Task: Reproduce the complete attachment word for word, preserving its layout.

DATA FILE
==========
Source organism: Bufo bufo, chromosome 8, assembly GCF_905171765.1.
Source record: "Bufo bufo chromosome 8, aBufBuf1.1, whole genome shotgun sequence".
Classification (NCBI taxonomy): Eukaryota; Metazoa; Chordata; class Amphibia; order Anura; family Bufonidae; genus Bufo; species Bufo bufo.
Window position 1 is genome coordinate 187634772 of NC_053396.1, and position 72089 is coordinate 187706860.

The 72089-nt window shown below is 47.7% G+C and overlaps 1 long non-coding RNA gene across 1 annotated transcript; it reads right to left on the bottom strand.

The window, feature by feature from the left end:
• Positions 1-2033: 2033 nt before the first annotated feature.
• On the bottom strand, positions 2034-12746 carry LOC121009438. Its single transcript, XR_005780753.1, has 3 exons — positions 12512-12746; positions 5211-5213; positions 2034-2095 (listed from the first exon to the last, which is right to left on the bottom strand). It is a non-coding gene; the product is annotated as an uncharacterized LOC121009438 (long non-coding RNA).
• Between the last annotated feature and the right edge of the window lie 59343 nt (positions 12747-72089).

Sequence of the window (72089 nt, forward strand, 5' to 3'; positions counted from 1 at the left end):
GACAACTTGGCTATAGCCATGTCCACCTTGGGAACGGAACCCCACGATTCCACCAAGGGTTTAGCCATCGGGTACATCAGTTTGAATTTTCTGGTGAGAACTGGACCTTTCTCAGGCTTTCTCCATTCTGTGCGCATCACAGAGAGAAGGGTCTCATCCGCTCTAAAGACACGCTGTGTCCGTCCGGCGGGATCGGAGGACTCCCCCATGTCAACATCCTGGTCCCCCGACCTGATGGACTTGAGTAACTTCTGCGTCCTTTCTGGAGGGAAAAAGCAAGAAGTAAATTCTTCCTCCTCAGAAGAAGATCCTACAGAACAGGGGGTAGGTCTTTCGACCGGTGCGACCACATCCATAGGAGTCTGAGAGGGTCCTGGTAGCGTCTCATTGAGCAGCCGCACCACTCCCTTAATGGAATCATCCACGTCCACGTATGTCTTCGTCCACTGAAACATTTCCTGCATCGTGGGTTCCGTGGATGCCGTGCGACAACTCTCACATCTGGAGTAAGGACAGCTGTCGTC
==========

Source organism: Bufo bufo, chromosome 8, assembly GCF_905171765.1.
Source record: "Bufo bufo chromosome 8, aBufBuf1.1, whole genome shotgun sequence".
Classification (NCBI taxonomy): Eukaryota; Metazoa; Chordata; class Amphibia; order Anura; family Bufonidae; genus Bufo; species Bufo bufo.
Window position 1 is genome coordinate 187634772 of NC_053396.1, and position 72089 is coordinate 187706860.

The 72089-nt window shown below is 47.7% G+C and overlaps 1 long non-coding RNA gene across 1 annotated transcript; it reads right to left on the bottom strand.

The window, feature by feature from the left end:
• Positions 1-2033: 2033 nt before the first annotated feature.
• On the bottom strand, positions 2034-12746 carry LOC121009438. Its single transcript, XR_005780753.1, has 3 exons — positions 12512-12746; positions 5211-5213; positions 2034-2095 (listed from the first exon to the last, which is right to left on the bottom strand). It is a non-coding gene; the product is annotated as an uncharacterized LOC121009438 (long non-coding RNA).
• Between the last annotated feature and the right edge of the window lie 59343 nt (positions 12747-72089).

Sequence of the window (72089 nt, forward strand, 5' to 3'; positions counted from 1 at the left end):
GACAACTTGGCTATAGCCATGTCCACCTTGGGAACGGAACCCCACGATTCCACCAAGGGTTTAGCCATCGGGTACATCAGTTTGAATTTTCTGGTGAGAACTGGACCTTTCTCAGGCTTTCTCCATTCTGTGCGCATCACAGAGAGAAGGGTCTCATCCGCTCTAAAGACACGCTGTGTCCGTCCGGCGGGATCGGAGGACTCCCCCATGTCAACATCCTGGTCCCCCGACCTGATGGACTTGAGTAACTTCTGCGTCCTTTCTGGAGGGAAAAAGCAAGAAGTAAATTCTTCCTCCTCAGAAGAAGATCCTACAGAACAGGGGGTAGGTCTTTCGACCGGTGCGACCACATCCATAGGAGTCTGAGAGGGTCCTGGTAGCGTCTCATTGAGCAGCCGCACCACTCCCTTAATGGAATCATCCACGTCCACGTATGTCTTCGTCCACTGAAACATTTCCTGCATCGTGGGTTCCGTGGATGCCGTGCGACAACTCTCACATCTGGAGTAAGGACAGCTGTCGTC